US Youth Occupy Durban Climate Talks [Video]

Frustrated by the hollow rhetoric and empty gesture of the United States’ presence at this week’s Durban climate talks, the delegation of US Youth in attendance elected a representative to voice their demands.

Abigail Borah, a 21-year-old student from Middlebury College bravely interrupted the proceedings just as as US climate envoy Todd Stern prepared to take the podium.

Watch as the audience breaks into applause following Borah’s statement.

“I am speaking on behalf of the United States of America because my negotiators cannot,” Borah later told ThinkProgress. “The obstructionist Congress has shackled justice and delayed ambition for far too long. I am scared for my future. 2020 is too late to wait. We need an urgent path to a fair, ambitious and legally binding treaty. We need leaders who will commit to real change, not empty rhetoric. Keep your promises. Keep our hope alive.”

After Abigail Borah spoke, guards escorted her out and revoked her credentials to the conference. Even more disturbing is the smirk on the COP17 President’s face as he tries to tell her “no one is listening.” What a telling statement from an international diplomat.

To learn more about the US Youth’s demand that Congress and the Obama administration take strong, immediate action on climate change:

Related Reading:

Dispatches From Durban: How Do You Spell “Climate Negotiations”?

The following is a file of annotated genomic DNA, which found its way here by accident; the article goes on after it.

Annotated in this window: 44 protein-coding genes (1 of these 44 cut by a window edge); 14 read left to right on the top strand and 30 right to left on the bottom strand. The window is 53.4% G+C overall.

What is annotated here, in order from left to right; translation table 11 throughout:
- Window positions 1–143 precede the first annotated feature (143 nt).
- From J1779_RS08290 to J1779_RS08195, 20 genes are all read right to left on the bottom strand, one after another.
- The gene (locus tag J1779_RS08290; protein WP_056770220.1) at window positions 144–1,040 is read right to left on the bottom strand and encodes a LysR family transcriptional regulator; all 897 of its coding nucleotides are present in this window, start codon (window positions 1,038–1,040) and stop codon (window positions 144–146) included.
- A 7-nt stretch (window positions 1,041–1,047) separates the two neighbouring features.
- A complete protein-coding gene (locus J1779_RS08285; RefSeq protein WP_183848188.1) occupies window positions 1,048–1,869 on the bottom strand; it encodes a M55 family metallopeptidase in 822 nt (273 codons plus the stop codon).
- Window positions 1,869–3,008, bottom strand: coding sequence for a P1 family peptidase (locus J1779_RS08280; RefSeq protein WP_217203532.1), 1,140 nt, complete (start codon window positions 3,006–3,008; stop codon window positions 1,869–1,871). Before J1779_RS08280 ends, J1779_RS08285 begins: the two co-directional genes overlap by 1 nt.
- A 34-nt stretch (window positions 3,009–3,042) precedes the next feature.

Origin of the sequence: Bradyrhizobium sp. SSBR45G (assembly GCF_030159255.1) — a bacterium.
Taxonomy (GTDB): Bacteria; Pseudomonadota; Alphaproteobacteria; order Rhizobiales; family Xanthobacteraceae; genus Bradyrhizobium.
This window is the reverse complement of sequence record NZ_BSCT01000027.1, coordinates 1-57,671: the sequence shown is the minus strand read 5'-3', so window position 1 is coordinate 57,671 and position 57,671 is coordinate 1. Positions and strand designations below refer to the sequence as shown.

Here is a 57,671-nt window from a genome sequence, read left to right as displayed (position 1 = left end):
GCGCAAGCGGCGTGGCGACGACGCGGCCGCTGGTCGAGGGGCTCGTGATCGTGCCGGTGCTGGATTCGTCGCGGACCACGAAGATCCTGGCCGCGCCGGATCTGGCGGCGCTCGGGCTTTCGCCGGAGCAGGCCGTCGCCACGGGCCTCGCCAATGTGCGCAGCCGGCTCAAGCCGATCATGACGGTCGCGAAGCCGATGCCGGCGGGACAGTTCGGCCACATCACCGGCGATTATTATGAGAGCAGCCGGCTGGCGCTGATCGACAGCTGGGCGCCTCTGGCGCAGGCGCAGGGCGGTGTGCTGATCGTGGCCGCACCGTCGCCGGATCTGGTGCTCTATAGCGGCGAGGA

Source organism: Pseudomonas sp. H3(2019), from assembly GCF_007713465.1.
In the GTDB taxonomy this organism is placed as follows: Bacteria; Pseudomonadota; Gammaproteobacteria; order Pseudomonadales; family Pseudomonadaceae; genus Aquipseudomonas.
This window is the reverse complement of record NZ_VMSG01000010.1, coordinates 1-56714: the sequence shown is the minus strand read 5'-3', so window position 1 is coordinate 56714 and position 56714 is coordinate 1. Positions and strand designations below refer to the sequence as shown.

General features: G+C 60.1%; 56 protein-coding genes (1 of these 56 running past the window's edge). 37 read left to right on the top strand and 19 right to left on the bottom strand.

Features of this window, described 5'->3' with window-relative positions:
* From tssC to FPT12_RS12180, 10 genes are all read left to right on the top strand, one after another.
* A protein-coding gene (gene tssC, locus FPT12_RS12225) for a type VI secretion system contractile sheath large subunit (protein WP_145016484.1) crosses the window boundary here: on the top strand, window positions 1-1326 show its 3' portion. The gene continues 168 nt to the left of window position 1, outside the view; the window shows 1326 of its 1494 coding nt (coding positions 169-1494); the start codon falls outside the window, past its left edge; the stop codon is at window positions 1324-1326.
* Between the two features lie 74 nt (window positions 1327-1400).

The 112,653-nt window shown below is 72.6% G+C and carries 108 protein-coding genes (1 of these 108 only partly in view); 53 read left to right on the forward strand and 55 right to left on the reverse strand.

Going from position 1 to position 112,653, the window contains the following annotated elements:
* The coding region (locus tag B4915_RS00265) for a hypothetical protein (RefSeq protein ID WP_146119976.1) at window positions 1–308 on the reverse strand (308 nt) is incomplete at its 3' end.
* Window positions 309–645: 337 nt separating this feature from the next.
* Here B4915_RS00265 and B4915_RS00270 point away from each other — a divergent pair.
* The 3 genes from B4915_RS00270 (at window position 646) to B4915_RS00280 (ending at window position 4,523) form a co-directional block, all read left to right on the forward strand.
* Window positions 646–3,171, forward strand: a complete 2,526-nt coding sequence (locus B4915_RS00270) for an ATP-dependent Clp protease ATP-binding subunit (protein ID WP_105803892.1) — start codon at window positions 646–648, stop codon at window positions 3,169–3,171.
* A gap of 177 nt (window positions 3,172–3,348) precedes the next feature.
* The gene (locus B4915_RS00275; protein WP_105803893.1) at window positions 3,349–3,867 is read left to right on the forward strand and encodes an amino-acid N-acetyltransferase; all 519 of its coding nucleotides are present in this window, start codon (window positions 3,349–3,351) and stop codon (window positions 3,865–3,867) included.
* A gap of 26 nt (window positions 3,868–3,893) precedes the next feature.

Activists Arrested At Durban Climate Conference

Celebs Outnumber Heads Of State At COP17

Image Credit: Flickr – brunosan

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Duane B.
.2 years ago

Thank you for sharing.

Dan and Tina Partlow
Daniel Partlow3 years ago

What ever happened to better safe than sorry. I admire Abigail for her courage and conviction!

Dan and Tina Partlow
Daniel Partlow3 years ago

@David A It is not so much a matter of global warming as it is climate change. One has only to look at the massively changing climates across the planet to see what we are causing. How can you ignore science and listen to those who are too greedy and selfish to institute changes that are desperately needed. Too bad we cannot send people who are ignorant 50 years into the future to experience first hand what we have wrought upon this planet. Of course most people are adverse to change and would rather wait until it is proven out and it's too late so they can then say " Well who knew?". Hope you don't have any children Dave.

SANJA v.3 years ago

I admire her.

Caro M.
Caro M.3 years ago

Right on!

Sue Matheson
Sue Matheson3 years ago


Sue Matheson
Sue Matheson3 years ago


Magdalena K.
Past Member 3 years ago


David Anderson
David Anderson3 years ago

There are plenty of things that need to change concerning the environment, but I am not convinced on global warming. First, it does not seem to have come close to the warming trend in the middle ages, and no attention seems to be paid to the fact that we started tracking it in the bottom of a cooling period. Second, and more damning is that Al Gore, the high priest of global warming indicates through his actions the does not believe it himself. He has, however, become quite wealthy from it. It is also evident that no administration to occupy the White House at any time in our history believes in it beyond its usefulness for manipulating elections. The behavior of the leaders who are responsible for dealing with this are, in my reckoning, much like religious leaders of centuries past who kept the population in line with the threat of the wrath of the gods culminating in eternal torment while clearly having no regard for any higher power themselves. Now the threat is of global warming without the injection of a potentially irate deity.

K s Goh
KS Goh3 years ago

Thanks for the article.